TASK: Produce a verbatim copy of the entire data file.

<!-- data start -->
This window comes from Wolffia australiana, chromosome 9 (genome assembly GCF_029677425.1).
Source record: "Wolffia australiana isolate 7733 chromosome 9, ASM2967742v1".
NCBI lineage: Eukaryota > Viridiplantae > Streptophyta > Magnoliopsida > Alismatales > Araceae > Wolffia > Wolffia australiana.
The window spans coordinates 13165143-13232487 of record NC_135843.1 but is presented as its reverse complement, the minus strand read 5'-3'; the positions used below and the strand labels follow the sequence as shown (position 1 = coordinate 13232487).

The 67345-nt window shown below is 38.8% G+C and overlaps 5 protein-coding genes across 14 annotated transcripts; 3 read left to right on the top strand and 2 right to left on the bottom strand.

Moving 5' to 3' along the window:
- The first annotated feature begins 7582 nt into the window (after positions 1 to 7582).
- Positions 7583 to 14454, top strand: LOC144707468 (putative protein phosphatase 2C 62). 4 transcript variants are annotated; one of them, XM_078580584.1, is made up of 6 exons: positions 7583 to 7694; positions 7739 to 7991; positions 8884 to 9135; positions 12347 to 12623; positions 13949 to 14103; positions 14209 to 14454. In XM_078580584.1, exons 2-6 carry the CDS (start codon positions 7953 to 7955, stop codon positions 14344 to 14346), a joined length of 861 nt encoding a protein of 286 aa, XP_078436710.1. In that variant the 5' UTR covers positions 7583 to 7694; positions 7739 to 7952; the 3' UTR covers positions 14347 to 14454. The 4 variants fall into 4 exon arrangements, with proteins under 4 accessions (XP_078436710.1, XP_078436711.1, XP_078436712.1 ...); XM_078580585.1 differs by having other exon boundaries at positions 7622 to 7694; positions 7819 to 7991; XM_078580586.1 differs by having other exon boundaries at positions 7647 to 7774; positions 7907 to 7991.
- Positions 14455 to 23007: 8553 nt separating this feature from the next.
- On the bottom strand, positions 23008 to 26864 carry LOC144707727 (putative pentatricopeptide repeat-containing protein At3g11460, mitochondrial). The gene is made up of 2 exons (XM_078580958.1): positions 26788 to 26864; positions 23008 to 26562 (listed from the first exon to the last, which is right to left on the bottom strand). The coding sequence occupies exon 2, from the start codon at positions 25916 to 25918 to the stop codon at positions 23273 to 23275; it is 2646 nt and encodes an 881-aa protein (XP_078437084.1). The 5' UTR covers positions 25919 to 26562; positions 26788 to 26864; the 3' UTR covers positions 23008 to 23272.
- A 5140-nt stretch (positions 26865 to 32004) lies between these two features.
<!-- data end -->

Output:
This window comes from Wolffia australiana, chromosome 9 (genome assembly GCF_029677425.1).
Source record: "Wolffia australiana isolate 7733 chromosome 9, ASM2967742v1".
NCBI lineage: Eukaryota > Viridiplantae > Streptophyta > Magnoliopsida > Alismatales > Araceae > Wolffia > Wolffia australiana.
The window spans coordinates 13165143-13232487 of record NC_135843.1 but is presented as its reverse complement, the minus strand read 5'-3'; the positions used below and the strand labels follow the sequence as shown (position 1 = coordinate 13232487).

The 67345-nt window shown below is 38.8% G+C and overlaps 5 protein-coding genes across 14 annotated transcripts; 3 read left to right on the top strand and 2 right to left on the bottom strand.

Moving 5' to 3' along the window:
- The first annotated feature begins 7582 nt into the window (after positions 1 to 7582).
- Positions 7583 to 14454, top strand: LOC144707468 (putative protein phosphatase 2C 62). 4 transcript variants are annotated; one of them, XM_078580584.1, is made up of 6 exons: positions 7583 to 7694; positions 7739 to 7991; positions 8884 to 9135; positions 12347 to 12623; positions 13949 to 14103; positions 14209 to 14454. In XM_078580584.1, exons 2-6 carry the CDS (start codon positions 7953 to 7955, stop codon positions 14344 to 14346), a joined length of 861 nt encoding a protein of 286 aa, XP_078436710.1. In that variant the 5' UTR covers positions 7583 to 7694; positions 7739 to 7952; the 3' UTR covers positions 14347 to 14454. The 4 variants fall into 4 exon arrangements, with proteins under 4 accessions (XP_078436710.1, XP_078436711.1, XP_078436712.1 ...); XM_078580585.1 differs by having other exon boundaries at positions 7622 to 7694; positions 7819 to 7991; XM_078580586.1 differs by having other exon boundaries at positions 7647 to 7774; positions 7907 to 7991.
- Positions 14455 to 23007: 8553 nt separating this feature from the next.
- On the bottom strand, positions 23008 to 26864 carry LOC144707727 (putative pentatricopeptide repeat-containing protein At3g11460, mitochondrial). The gene is made up of 2 exons (XM_078580958.1): positions 26788 to 26864; positions 23008 to 26562 (listed from the first exon to the last, which is right to left on the bottom strand). The coding sequence occupies exon 2, from the start codon at positions 25916 to 25918 to the stop codon at positions 23273 to 23275; it is 2646 nt and encodes an 881-aa protein (XP_078437084.1). The 5' UTR covers positions 25919 to 26562; positions 26788 to 26864; the 3' UTR covers positions 23008 to 23272.
- A 5140-nt stretch (positions 26865 to 32004) lies between these two features.